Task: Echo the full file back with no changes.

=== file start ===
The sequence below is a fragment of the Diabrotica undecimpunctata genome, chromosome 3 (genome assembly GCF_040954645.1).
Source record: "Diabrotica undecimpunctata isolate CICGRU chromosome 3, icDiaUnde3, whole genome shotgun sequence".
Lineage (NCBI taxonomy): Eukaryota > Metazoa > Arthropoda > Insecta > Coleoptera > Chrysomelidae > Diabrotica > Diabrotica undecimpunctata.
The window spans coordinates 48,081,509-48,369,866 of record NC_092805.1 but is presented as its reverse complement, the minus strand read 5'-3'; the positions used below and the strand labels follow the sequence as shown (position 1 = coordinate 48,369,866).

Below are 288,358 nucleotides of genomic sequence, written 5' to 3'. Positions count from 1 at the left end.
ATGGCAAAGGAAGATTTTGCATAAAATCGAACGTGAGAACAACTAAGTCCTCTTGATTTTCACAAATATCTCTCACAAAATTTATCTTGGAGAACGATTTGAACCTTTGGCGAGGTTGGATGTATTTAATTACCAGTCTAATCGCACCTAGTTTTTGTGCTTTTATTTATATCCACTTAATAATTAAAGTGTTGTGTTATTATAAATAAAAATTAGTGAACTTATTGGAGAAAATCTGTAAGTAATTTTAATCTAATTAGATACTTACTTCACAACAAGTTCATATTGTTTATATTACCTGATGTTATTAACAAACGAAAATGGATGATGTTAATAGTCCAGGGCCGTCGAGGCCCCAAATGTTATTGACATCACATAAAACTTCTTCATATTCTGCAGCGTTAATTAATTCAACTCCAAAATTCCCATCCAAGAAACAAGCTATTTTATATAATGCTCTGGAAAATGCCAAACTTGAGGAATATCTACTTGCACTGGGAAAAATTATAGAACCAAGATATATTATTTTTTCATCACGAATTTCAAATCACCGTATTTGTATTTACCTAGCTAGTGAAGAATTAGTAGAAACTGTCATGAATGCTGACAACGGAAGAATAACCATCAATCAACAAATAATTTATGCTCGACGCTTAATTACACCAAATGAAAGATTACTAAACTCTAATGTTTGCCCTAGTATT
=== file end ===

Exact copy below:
The sequence below is a fragment of the Diabrotica undecimpunctata genome, chromosome 3 (genome assembly GCF_040954645.1).
Source record: "Diabrotica undecimpunctata isolate CICGRU chromosome 3, icDiaUnde3, whole genome shotgun sequence".
Lineage (NCBI taxonomy): Eukaryota > Metazoa > Arthropoda > Insecta > Coleoptera > Chrysomelidae > Diabrotica > Diabrotica undecimpunctata.
The window spans coordinates 48,081,509-48,369,866 of record NC_092805.1 but is presented as its reverse complement, the minus strand read 5'-3'; the positions used below and the strand labels follow the sequence as shown (position 1 = coordinate 48,369,866).

Below are 288,358 nucleotides of genomic sequence, written 5' to 3'. Positions count from 1 at the left end.
ATGGCAAAGGAAGATTTTGCATAAAATCGAACGTGAGAACAACTAAGTCCTCTTGATTTTCACAAATATCTCTCACAAAATTTATCTTGGAGAACGATTTGAACCTTTGGCGAGGTTGGATGTATTTAATTACCAGTCTAATCGCACCTAGTTTTTGTGCTTTTATTTATATCCACTTAATAATTAAAGTGTTGTGTTATTATAAATAAAAATTAGTGAACTTATTGGAGAAAATCTGTAAGTAATTTTAATCTAATTAGATACTTACTTCACAACAAGTTCATATTGTTTATATTACCTGATGTTATTAACAAACGAAAATGGATGATGTTAATAGTCCAGGGCCGTCGAGGCCCCAAATGTTATTGACATCACATAAAACTTCTTCATATTCTGCAGCGTTAATTAATTCAACTCCAAAATTCCCATCCAAGAAACAAGCTATTTTATATAATGCTCTGGAAAATGCCAAACTTGAGGAATATCTACTTGCACTGGGAAAAATTATAGAACCAAGATATATTATTTTTTCATCACGAATTTCAAATCACCGTATTTGTATTTACCTAGCTAGTGAAGAATTAGTAGAAACTGTCATGAATGCTGACAACGGAAGAATAACCATCAATCAACAAATAATTTATGCTCGACGCTTAATTACACCAAATGAAAGATTACTAAACTCTAATGTTTGCCCTAGTATT